Shadow chancellor Rachel Reeves has laid out Labour's vision should the party be elected when voters next go to the polls.
In a punchy speech at the Labour Party conference in Brighton on Monday, she said "the Tories have lost control" amid the fuel crisis, empty shelves in supermarkets, NHS rationing blood tests, and the government having to "issue reassurances that it can even keep the lights on".
Citing her experience as an economist at the Bank of England, where she worked for a decade, Reeves criticised the government's economic performance and claimed it had missed "every one of the debt and deficit targets they had set for themselves".
But what would Labour offer?
As a party strongly linked with trade unions, it is unsurprising that Labour have proposed a series of changes to workers' rights – calling it a "new deal".
Reeves said a Labour government would end zero hours contracts; outlaw fire and rehire; increase sick pay; ensure maternity pay, parental leave and flexible working is available to workers from day one; and introduce a higher living wage with "fair pay agreements".
"The government is out of touch," she said. "And they have no respect for the people who've got us through this pandemic and keep our economy going."
However, just hours later, shadow employment rights and protections secretary Andy McDonald resigned, claiming Labour was not doing enough to protect workers because it would not agree to a £15 per hour minimum wage.
Watch: Labour conference: Jeremy Corbyn reveals he spoke to quitting shadow minister Andy McDonald - but denies 'Machiavellian plot'
Tax and business
Reeves pledged to review hundreds of tax breaks, announcing that she would introduce sweeping reforms elsewhere bringing the tax system into "a laser focus".
"We will look at every single tax break," she told Labour members. "If it doesn’t deliver for the taxpayer or for the economy then we will scrap it."
Reeves said Labour would abolish "indefensible" private equity bosses' lower business rates, saying at present the companies work in stripping the assets of British business while paying less tax than the average British worker.
The party also said it would scrap business rates overall and replace them with a system that would boost investment.
"And here is our guarantee: the system we replace [business rates] with will incentivise investment, promote entrepreneurship, reward businesses that move into empty premises."
Reeves also called on the government to freeze business rates to increase the threshold for small business rates relief, and to pay for them by increasing the Digital Services Tax to 12%.
Reeves said that under Labour, the government would end the exemption for private schools that allows them to claim charity status and therefore exemptions from VAT and business rates.
"Here's the truth: private schools are not charities," she said.
"And so we will end that exemption and put that money straight into our state schools."
Labour claims this would raise £1.7 billion each year, which the party said it would pump into supporting state schools.
Closing tax loopholes for private schools was also part of Labour's 2019 manifesto.
No return to austerity
While Reeves said that Labour would "raise living standards and opportunities across Britain", she expressed the party "can't tolerate waste".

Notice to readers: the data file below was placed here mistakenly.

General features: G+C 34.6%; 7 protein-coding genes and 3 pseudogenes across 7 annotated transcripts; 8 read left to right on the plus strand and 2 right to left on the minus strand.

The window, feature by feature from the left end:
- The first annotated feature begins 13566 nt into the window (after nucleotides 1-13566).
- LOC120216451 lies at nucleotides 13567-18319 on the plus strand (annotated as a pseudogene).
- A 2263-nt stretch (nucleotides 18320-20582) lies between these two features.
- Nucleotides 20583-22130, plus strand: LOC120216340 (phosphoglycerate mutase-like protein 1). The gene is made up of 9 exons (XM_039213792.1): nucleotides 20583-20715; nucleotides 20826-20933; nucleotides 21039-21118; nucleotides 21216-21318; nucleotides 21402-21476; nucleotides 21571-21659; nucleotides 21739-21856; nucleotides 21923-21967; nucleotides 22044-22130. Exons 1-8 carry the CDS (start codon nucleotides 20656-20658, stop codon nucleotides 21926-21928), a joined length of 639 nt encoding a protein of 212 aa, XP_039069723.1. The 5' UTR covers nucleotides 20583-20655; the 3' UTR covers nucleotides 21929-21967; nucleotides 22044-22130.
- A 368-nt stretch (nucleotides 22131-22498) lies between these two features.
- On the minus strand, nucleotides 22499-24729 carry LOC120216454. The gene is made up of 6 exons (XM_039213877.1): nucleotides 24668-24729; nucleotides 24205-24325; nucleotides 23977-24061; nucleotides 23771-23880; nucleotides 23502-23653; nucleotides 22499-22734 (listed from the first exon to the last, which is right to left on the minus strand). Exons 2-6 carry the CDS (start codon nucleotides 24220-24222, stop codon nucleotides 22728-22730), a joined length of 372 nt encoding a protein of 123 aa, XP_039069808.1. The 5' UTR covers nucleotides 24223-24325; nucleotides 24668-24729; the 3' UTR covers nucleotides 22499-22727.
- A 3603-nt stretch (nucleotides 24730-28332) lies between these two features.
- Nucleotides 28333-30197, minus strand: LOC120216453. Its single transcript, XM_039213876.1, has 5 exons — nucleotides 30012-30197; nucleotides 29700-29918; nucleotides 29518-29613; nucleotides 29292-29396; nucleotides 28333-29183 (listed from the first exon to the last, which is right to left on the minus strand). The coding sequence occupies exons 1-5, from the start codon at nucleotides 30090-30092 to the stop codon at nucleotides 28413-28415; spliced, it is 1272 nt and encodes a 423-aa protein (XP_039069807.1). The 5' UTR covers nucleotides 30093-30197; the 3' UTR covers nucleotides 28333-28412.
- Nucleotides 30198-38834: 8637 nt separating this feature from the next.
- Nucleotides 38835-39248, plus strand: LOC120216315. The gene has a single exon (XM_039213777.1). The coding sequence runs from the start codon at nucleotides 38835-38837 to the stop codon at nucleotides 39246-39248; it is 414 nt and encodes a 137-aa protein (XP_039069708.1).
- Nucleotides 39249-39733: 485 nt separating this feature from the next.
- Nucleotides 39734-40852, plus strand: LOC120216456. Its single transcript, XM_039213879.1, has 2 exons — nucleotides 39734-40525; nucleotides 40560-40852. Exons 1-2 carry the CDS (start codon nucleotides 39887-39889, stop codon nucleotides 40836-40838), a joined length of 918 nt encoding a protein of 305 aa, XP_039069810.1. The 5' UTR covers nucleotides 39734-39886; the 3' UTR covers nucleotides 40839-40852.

"We cannot have a return to the failed approach of austerity," she told the conference. "It wouldn't deliver growth and it would be a disaster for our public services."
She added: "But we can't tolerate waste when it comes to public spending."
Reeves also said that a Labour administration would examine every government "failed contract" and "claw back every penny of taxpayers' money we possibly can".
"During the pandemic, £2 billion was spent on government contracts awarded to friends and donors of the Conservative Party," she said.
"To those who have secured COVID contracts and have not delivered, I give you notice. We expect that money back."
Reeves said she intended to use the money brought by tax reforms to spend money on the NHS, schools, and the police.
"That money belongs to our police," she said. "It belongs to our schools, and it belongs to our NHS."
Earlier this year, former health secretary Matt Hancock was found to have acted unlawfully by a high court judge after he failed to publish COVID government contracts within the legally mandated 30 days.
Perhaps Reeves' most significant announcement was that on climate change, claiming she would be Britain's "first green chancellor".
Labour has pledged an additional £28 billion in investment for "our country's green transition for each year and every year of this decade".
"I will invest in good jobs in the green industries of the future," she said. "Giga-factories to build batteries for electric vehicles; a thriving hydrogen industry; offshore wind with turbines made in Britain; planting trees and building flood defences; keeping homes warm and getting energy bills down; good new jobs in communities throughout Britain."
The announcement was warmly received by Greenpeace UK.
Rebecca Newsom, head of politics at the organisation, said: "Tackling the climate crisis has to be at the heart of what the Treasury does."
However, despite the large sum of money, it is still far off Labour's 2019 manifesto pledge of £400 billion for a 'National Transformation Fund' to tackle climate change and decarbonise the economy.
Watch: Labour shadow chancellor claims she 'will be UK's first green chancellor'